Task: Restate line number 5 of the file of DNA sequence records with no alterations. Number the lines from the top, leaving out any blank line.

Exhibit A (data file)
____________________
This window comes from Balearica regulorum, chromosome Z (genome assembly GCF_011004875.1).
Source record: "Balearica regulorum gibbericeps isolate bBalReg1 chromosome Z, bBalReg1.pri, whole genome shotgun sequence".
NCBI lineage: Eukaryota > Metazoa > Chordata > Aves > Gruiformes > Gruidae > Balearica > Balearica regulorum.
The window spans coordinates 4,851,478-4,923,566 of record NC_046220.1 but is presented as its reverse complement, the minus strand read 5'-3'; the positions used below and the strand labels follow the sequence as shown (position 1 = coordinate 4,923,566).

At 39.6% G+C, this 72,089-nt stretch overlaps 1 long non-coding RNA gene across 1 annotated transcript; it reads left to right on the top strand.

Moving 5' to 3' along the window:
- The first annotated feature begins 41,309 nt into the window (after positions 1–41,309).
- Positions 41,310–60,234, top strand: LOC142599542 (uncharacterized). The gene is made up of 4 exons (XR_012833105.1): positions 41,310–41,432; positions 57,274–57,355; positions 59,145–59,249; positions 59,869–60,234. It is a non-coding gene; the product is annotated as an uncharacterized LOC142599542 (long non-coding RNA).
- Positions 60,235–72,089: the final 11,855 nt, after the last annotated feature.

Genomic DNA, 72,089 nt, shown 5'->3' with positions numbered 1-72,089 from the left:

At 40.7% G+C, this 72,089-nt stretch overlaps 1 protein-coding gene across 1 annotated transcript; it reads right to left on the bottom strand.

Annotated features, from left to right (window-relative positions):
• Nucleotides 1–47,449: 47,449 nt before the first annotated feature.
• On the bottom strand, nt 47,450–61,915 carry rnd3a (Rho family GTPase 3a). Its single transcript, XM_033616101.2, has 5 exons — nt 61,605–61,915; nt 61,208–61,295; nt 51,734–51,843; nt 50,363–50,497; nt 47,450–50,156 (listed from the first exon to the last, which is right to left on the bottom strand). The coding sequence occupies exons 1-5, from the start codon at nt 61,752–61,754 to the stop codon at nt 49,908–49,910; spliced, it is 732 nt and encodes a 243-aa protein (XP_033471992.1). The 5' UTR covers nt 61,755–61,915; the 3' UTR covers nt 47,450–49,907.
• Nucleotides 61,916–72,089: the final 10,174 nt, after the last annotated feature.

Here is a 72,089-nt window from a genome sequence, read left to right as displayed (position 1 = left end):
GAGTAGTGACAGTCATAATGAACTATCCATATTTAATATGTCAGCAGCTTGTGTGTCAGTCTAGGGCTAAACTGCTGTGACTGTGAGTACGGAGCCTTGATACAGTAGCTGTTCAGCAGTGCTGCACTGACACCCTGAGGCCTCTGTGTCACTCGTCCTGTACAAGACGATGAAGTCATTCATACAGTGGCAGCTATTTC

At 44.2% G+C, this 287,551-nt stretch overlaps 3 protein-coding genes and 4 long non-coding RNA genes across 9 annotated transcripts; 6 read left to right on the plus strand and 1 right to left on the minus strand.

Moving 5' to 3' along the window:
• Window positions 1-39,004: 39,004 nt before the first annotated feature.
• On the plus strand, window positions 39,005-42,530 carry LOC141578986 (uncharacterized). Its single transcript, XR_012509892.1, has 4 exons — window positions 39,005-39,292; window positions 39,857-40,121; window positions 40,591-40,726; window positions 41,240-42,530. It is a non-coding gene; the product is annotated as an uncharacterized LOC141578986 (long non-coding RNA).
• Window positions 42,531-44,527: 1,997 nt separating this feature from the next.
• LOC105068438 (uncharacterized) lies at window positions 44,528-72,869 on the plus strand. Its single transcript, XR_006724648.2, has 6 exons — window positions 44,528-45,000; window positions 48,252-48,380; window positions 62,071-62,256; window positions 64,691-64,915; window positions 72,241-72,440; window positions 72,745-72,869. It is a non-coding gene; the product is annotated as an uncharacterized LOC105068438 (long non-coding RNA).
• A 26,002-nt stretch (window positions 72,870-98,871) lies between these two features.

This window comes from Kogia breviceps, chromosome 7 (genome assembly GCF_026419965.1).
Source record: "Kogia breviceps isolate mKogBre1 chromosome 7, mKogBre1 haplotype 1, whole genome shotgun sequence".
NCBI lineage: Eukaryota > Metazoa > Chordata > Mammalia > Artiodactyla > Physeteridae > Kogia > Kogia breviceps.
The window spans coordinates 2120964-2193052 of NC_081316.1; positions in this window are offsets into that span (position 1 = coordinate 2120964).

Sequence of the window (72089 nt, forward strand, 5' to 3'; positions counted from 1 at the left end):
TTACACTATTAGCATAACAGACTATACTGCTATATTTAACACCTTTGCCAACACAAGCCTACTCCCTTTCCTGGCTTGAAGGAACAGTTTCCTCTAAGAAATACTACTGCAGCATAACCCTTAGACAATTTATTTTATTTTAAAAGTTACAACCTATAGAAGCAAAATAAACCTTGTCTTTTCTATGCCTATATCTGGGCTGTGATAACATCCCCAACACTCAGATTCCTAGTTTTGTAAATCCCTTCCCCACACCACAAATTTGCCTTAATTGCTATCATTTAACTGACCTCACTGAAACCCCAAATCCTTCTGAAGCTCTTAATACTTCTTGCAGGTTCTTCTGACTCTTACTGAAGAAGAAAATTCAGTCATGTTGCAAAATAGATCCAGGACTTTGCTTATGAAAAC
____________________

At 39.6% G+C, this 72,089-nt stretch overlaps 1 long non-coding RNA gene across 1 annotated transcript; it reads left to right on the top strand.